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Heat tolerance and cold tolerance of cultivated potatoes measured by the chlorophyll-fluorescence method
Suzan E. Hetherington, Robert M. Smillie, P. Malagamba and Z. Huamán
Vol. 159, No. 2 (1983), pp. 119-124
Published by: Springer
Stable URL: http://www.jstor.org/stable/23377044
Page Count: 6
You can always find the topics here!Topics: Heat tolerance, Cold tolerance, Plants, Tubers, Potatoes, Climate models, Heat stress disorders, Tetraploidy, Crops, Chlorophylls
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Heat and cold tolerances were determined for 13 clones of the commonly cultivated potato, Solanum tuberosum L. Five clones were considered to be adapted to warm climates and the others to cool climates only in terms of their ability to produce tubers. The decrease in the rate of the induced rise in chlorophyll fluorescence after heating leaves at 41° C for 10 min was used to measure relative heat tolerance, and the decrease following chilling at 0° C was used to measure relative cold tolerance. The warm-adapted clones all showed enhanced heat tolerance compared with the cool-adapted clones. Higher heat tolerance was also correlated with a greater tolerance towards a cold stress of 0° C and it is suggested that the warm-adapted clones were selections showing an increased generalized capacity to withstand environmental stresses of several kinds rather than a specific genotypic adaptation to tolerate warm temperatures. Heat and cold tolerances were also determined for several other species of potato cultivated in the Andean region of South America. Of these, S. phureja, which is found at low altitudes on the eastern slopes of the Andes, showed a tolerance to heat comparable to that of the warm-adapted clones of the commom potato, the two most heat tolerant of which contained some phureja in their parentage. Diploid and triploid species of cultivated potatoes were considerably more cold tolerant than the clones of the common potato, a tetraploid. The genetic variability for heat and cold tolerance in cultivated and wild potatoes is discussed in relation to increasing the tolerance of the potato to these stresses.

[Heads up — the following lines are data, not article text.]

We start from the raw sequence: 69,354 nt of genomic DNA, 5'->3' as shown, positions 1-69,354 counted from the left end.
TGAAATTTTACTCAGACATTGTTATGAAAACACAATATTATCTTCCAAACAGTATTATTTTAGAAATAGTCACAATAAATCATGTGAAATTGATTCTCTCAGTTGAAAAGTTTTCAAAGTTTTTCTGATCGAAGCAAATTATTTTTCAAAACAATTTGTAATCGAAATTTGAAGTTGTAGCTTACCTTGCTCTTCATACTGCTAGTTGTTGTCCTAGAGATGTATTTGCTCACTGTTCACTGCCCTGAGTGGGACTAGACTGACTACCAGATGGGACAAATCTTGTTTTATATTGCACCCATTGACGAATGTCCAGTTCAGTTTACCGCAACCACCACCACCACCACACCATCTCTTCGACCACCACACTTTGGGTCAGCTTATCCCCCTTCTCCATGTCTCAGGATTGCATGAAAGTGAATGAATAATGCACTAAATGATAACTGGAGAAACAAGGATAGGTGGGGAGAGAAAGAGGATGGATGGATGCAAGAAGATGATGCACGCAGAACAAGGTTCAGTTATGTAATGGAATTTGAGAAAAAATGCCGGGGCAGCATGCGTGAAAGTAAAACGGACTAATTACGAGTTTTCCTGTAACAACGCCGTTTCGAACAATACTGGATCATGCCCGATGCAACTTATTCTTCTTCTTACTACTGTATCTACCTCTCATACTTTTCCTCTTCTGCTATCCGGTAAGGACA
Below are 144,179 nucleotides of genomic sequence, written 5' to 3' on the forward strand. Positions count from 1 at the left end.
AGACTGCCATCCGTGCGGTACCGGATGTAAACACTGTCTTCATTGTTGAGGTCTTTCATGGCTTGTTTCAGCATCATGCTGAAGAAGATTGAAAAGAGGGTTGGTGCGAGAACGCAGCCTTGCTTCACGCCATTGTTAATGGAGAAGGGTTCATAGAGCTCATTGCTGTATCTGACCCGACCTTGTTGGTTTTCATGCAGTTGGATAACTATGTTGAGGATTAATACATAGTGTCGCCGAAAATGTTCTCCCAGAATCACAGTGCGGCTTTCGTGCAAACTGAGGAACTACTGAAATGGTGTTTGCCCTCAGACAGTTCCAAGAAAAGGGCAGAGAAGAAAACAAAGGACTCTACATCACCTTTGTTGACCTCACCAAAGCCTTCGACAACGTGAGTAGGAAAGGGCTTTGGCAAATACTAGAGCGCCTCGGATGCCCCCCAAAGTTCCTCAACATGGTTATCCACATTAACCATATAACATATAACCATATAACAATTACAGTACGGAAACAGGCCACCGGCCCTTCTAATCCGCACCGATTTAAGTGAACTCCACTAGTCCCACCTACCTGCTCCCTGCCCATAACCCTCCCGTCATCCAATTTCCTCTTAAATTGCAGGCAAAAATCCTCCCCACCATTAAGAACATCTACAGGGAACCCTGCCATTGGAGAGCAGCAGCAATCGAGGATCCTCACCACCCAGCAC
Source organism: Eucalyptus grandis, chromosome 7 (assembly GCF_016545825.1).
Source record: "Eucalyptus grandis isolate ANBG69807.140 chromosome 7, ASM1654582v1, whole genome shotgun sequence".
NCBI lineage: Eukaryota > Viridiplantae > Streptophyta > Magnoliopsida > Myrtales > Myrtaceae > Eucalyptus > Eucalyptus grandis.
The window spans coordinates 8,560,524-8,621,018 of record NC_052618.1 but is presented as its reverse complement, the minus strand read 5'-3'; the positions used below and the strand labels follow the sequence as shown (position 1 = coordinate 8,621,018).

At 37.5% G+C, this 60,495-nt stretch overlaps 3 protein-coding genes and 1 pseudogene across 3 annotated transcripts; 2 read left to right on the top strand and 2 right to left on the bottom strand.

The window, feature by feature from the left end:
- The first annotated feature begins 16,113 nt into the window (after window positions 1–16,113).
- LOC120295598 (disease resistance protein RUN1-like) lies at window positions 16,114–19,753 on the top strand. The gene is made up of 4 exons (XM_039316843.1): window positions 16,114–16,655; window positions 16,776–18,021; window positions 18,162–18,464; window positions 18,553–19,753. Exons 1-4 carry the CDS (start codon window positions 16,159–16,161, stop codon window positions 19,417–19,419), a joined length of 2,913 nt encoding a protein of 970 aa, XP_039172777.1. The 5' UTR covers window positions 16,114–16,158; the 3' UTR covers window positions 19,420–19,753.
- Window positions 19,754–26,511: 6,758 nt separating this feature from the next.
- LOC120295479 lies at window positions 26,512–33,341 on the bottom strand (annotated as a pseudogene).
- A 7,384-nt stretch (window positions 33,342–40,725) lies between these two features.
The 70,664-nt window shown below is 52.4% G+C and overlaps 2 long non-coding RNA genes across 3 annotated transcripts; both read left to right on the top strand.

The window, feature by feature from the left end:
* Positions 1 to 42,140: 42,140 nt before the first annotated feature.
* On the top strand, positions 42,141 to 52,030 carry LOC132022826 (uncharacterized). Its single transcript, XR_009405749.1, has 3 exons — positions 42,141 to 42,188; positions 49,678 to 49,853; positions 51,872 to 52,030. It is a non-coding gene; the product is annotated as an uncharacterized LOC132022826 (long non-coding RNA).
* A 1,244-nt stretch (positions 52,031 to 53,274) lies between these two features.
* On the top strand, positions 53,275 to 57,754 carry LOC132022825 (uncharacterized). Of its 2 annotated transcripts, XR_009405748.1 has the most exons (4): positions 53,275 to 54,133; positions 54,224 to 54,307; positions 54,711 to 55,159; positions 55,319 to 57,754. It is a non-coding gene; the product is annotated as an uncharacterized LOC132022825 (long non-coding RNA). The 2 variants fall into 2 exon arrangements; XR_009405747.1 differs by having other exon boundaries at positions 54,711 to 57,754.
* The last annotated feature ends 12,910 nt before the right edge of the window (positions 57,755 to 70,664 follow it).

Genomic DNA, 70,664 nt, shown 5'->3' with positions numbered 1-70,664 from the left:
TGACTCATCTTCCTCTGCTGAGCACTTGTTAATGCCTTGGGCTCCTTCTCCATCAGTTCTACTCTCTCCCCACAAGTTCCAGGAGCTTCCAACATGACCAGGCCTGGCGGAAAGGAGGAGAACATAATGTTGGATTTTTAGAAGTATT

Planta © 1983 Springer